Requests for repeat prescriptions are not accepted by telephone as this can lead to mistakes and block the phone lines for vulnerable or unwell patients.
Repeat prescriptions will normally be ready 48 hours after the request is received, however please be aware pharmacy lead times may vary.
Other Ways To Order Your Prescription
If you have not registered to use our online prescription requesting service, you can speak to your local pharmacy, they may be able to request, pick up and deliver medications on your behalf. You may need to sign an agreement with them, allowing them to manage your medications.
Please ensure that repeat prescriptions are requested well in advance of weekends, bank holidays and your own holidays
- Please re-order your medication two weeks before you are due to run out.
EPS Phase 4
Electronic Repeat Dispensing (eRD)
If you or someone you care for uses the same medicines regularly, you may be able to benefit from using the NHS Electronic Repeat Dispensing (eRD) service. This means you won’t have to re-order or collect your repeat prescriptions from your GP practice every time you need more medicine.
Talk to your GP or the person who prescribes your medicines and ask them if you can use Electronic Repeat Dispensing (eRD). Your prescriber will usually be your doctor or nurse practitioner. If your prescriber thinks that you could use eRD for your regular medicines, they will ask you for permission to share information about your treatment with your pharmacist. This will help your pharmacist to give your prescriber feedback about your treatment and provide you with useful advice. Your GP or prescriber will then authorise a number of eRD prescriptions. This will be based on your circumstances and clinical need. These eRD prescriptions will then be supplied by your pharmacy at regular intervals.
Collect your first eRD prescription from your pharmacy.
Next time you need more medicines, go back to your pharmacy. Before dispensing the next issue of your prescription, your pharmacy will ask you the following questions:·
Have you seen any health professionals (GP, nurse or hospital doctor), since your last repeat prescription was supplied?·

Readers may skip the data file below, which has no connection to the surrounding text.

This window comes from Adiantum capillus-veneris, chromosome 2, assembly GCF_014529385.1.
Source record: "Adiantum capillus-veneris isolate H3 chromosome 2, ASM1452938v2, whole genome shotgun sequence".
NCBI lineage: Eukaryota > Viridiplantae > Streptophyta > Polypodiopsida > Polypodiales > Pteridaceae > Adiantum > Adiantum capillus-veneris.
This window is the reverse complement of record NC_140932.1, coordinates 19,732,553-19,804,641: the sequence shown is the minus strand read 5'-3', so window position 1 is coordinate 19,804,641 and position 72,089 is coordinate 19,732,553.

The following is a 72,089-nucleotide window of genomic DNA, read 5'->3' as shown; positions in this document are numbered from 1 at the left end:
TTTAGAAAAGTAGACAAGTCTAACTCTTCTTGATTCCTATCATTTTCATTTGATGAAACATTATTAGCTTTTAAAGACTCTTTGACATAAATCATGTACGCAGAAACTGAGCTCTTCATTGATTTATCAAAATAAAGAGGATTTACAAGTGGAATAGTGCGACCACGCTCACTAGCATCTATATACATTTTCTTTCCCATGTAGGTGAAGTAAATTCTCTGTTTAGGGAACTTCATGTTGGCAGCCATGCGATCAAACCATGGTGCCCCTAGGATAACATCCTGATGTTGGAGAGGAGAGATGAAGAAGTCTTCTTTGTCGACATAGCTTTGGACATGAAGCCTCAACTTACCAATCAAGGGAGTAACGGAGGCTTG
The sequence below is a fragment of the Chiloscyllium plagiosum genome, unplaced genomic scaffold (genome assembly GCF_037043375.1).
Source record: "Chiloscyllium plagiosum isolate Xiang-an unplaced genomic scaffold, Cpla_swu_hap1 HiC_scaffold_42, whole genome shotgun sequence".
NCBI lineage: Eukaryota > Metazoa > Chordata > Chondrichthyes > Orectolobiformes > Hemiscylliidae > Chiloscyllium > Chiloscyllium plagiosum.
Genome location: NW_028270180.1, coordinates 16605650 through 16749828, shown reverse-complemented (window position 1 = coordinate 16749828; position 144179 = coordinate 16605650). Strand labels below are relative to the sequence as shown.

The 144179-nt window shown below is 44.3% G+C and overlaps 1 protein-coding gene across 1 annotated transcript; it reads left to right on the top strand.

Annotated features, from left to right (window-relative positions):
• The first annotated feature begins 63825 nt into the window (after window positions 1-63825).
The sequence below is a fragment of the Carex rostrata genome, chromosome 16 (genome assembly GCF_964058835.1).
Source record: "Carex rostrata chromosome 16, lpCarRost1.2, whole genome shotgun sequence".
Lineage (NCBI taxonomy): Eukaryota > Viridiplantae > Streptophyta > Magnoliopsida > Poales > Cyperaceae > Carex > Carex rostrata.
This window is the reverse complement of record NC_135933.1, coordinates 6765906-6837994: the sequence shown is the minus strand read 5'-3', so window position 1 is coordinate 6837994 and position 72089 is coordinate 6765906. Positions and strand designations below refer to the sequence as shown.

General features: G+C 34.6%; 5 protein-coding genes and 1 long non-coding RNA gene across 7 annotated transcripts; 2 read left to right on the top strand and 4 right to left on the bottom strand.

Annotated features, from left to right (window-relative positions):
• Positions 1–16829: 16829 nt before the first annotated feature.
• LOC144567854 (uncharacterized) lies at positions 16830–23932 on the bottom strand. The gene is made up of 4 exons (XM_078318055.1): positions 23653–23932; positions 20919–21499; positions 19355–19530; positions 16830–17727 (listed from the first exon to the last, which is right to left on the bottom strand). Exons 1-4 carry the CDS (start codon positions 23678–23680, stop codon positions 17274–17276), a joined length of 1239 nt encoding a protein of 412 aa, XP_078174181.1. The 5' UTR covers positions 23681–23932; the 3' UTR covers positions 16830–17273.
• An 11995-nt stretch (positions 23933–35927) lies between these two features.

Have you recently started taking any new medicines – either on prescription or that you have bought over the counter?·
Have you been having any problems with your medication or experiencing any side effects?
If you don’t need all of the medicines on your prescription, let the pharmacy staff know, so that they only supply the medicines you need. This will help to reduce waste and save the NHS money.
When your pharmacy supplies your prescription, they will advise you to contact your GP practice to arrange for your medication to be reviewed and if it is clinically appropriate to issue another eRD prescription. Your doctor or nurse practitioner may want you to make an appointment to see them, or they may need you to have some blood tests or a blood pressure check before they will authorise more eRD prescriptions
Except for insulin, inhalers, anticonvulsive medication and anticoagulants, the GP’s at Shore Medical have stated that no harm will come to you if you miss a prescription for 24hours.
We therefore ask that you allow us time to process an urgent prescription request and not rush us as this contributes to increased risk of errors.
Apart from those types of medications above, any orders for medication not allowing us the usual two working days timescale will not be issued on the day, and we will ask you to return to your nominated pharmacy the following day to collect your prescription. Thank you
Millions of pounds of NHS funds are wasted each year by ordering medication, which is no longer required. Please check that the repeat medication list is accurate. Do not re-order medication that you do not take.
We review all patients on long term medications at regular intervals
Prescriptions Charges and Exemptions
Extensive exemption and remission arrangements protect those likely to have difficulty in paying charges (NHS prescription and dental charges, optical and hospital travel costs).
The NHS prescription charge is a flat-rate amount which successive Governments have thought it reasonable to charge for those who can afford to pay for their medicines. Prescription prepayment certificates (PPCs) offer real savings for people who need extensive medication.
For more information go to https://www.nhsbsa.nhs.uk/help-nhs-prescription-costs/prescription-prepayment-certificates-ppcs
Telephone advice and order line 0300 330 1341